Maybe you saw the signs.
The Internet should be regulated.
Photo via Animal New York.
Artists need to play by the rules.
And your data should belong to the NSA.
These statements represent an assault on freedom. They also, for the most part, represent attitudes Internet culture has accepted. Chips we’ve traded for convenience. Part of the allegiance we’ve sworn to the web’s big platforms and server farms. That’s what you get for going online.
We put these billboards up last week in New York, Los Angeles and San Francisco. Because we wanted to remind the world what’s at stake on the world wide web.
As a society, we’ve chosen to accept data centralization: personal information as property of a powerful few. We’ve chosen to accept walled gardens of creativity: a lifetime of work (our life’s work) locked into digital stores that take 30% of the revenue and streaming services that pay pennies in royalties. We’ve chosen to accept surveillance culture: the right of security agencies to violate the Fourth Amendment; to see and store data as they see fit.
But these things are just that. They’re choices.
And these choices belong to us.
This is the generation that will decide whether the Internet is a tool for control, or a platform for innovation and freedom. We have an incredible opportunity. We can shape the next one and one hundred years of human connection. A free, open Internet is a force for change, creativity; the backbone of a society where citizens are stakeholders, not data sets.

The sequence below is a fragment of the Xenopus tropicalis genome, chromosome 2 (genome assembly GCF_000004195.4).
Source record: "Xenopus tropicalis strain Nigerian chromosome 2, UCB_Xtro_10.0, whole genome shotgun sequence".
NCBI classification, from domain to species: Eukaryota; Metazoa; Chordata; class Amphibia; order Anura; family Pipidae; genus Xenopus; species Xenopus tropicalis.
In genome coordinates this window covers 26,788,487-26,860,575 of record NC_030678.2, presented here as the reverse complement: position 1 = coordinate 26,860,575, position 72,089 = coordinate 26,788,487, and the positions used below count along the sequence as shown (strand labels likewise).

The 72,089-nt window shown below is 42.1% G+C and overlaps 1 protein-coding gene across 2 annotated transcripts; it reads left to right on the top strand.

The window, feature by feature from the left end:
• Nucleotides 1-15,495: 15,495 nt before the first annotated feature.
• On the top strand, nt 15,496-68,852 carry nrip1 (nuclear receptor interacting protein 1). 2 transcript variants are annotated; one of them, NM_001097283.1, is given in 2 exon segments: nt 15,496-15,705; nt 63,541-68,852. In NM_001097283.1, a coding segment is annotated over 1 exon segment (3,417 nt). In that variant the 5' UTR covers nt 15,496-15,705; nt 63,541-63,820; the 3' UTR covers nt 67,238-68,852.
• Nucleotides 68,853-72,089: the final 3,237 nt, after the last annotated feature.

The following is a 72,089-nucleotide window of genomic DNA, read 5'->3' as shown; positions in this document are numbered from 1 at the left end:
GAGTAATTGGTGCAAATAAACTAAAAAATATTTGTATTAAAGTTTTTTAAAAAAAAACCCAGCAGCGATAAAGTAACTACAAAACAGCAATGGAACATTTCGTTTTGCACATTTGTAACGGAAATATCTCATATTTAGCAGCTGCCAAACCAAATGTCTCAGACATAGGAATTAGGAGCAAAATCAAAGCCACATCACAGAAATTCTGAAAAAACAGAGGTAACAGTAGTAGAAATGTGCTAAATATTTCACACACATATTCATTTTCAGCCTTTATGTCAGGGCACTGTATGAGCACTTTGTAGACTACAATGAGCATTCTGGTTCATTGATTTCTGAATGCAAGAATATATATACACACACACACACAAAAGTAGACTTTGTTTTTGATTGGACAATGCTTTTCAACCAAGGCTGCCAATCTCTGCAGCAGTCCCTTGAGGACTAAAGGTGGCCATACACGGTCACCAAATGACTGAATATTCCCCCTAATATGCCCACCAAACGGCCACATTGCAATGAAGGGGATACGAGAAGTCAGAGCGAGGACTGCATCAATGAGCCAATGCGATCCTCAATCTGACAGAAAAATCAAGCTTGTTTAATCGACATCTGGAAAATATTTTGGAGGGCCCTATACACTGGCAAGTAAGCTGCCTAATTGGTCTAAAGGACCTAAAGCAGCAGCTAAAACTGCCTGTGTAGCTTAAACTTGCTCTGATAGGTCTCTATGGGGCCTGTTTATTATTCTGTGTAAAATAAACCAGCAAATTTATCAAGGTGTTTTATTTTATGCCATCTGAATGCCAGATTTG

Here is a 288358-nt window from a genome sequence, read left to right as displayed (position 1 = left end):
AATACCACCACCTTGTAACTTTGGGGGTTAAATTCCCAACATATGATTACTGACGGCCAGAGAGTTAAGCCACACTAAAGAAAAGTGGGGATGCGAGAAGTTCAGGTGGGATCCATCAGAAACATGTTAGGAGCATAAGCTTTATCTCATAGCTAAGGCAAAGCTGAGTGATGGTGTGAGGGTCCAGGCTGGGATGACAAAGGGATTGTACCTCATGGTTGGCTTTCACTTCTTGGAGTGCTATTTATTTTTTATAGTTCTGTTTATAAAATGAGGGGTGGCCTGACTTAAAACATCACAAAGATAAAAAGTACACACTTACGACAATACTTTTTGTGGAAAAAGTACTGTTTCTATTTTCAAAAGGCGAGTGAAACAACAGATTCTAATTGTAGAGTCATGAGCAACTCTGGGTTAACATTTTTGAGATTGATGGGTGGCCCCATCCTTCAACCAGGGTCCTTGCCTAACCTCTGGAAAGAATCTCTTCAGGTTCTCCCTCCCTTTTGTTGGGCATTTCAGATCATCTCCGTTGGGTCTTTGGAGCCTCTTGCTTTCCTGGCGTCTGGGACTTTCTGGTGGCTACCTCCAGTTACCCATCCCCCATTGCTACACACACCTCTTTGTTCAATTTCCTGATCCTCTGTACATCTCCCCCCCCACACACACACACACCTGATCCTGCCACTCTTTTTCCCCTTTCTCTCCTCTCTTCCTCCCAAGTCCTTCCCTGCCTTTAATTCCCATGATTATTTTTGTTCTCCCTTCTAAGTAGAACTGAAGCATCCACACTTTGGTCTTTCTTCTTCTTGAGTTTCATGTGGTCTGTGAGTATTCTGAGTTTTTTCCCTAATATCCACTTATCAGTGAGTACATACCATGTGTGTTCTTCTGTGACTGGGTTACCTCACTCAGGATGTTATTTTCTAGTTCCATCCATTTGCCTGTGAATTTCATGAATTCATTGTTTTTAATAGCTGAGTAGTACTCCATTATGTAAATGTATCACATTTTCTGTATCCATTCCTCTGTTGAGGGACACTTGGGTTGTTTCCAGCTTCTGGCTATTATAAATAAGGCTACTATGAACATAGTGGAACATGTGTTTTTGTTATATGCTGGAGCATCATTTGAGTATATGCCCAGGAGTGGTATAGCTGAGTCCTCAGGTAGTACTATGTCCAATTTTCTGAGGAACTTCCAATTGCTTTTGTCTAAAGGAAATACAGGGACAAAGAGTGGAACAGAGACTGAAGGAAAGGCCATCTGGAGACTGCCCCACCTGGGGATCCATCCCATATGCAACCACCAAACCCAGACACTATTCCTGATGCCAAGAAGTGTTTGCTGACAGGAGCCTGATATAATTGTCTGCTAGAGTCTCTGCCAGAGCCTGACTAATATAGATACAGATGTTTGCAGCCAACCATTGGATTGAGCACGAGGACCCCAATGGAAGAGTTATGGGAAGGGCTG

BitTorrent is built to preserve that Internet.
We’re a company founded on a few simple core values. Uphold user privacy, and user control. Keep the web free, open; decentralized, and accessible to all.
BitTorrent is a people-powered protocol: the architecture of code deployment for the Internet’s dominant applications.
BitTorrent is a decentralized, artist-owned publishing platform: a zero-cost alternative for media distribution.
And BitTorrent is a secure, distributed response to the challenge of data surveillance: a way to sync and store information, free from the cloud.
In other words, BitTorrent is not what you think. But it’s how the the Internet should think: people-powered and people-owned, in principle and practice.
Your data belongs to you. You deserve options. And the Internet is above all else powered by people. Certain freedoms are hardcoded. It is up to us — it is up to all of us — to uphold them.